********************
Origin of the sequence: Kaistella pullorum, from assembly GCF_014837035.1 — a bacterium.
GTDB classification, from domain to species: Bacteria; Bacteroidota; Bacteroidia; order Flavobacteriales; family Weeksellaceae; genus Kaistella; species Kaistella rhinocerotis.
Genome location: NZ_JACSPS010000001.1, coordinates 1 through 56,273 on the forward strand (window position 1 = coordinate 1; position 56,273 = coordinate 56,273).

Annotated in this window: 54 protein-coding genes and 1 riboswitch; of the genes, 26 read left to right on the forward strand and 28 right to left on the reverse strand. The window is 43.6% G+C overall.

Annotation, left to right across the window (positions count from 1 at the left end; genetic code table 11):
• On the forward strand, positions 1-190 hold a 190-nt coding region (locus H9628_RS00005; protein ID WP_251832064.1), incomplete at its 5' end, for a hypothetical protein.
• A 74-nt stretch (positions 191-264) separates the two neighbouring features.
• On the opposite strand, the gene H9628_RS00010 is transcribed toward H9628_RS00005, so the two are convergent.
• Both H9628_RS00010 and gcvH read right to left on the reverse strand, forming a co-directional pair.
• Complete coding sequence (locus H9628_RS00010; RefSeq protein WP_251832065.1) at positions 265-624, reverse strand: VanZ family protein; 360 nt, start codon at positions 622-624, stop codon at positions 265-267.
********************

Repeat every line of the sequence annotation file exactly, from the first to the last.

Origin of the sequence: Kaistella pullorum, from assembly GCF_014837035.1 — a bacterium.
GTDB classification, from domain to species: Bacteria; Bacteroidota; Bacteroidia; order Flavobacteriales; family Weeksellaceae; genus Kaistella; species Kaistella rhinocerotis.
Genome location: NZ_JACSPS010000001.1, coordinates 1 through 56,273 on the forward strand (window position 1 = coordinate 1; position 56,273 = coordinate 56,273).

Annotated in this window: 54 protein-coding genes and 1 riboswitch; of the genes, 26 read left to right on the forward strand and 28 right to left on the reverse strand. The window is 43.6% G+C overall.

Annotation, left to right across the window (positions count from 1 at the left end; genetic code table 11):
• On the forward strand, positions 1-190 hold a 190-nt coding region (locus H9628_RS00005; protein ID WP_251832064.1), incomplete at its 5' end, for a hypothetical protein.
• A 74-nt stretch (positions 191-264) separates the two neighbouring features.
• On the opposite strand, the gene H9628_RS00010 is transcribed toward H9628_RS00005, so the two are convergent.
• Both H9628_RS00010 and gcvH read right to left on the reverse strand, forming a co-directional pair.
• Complete coding sequence (locus H9628_RS00010; RefSeq protein WP_251832065.1) at positions 265-624, reverse strand: VanZ family protein; 360 nt, start codon at positions 622-624, stop codon at positions 265-267.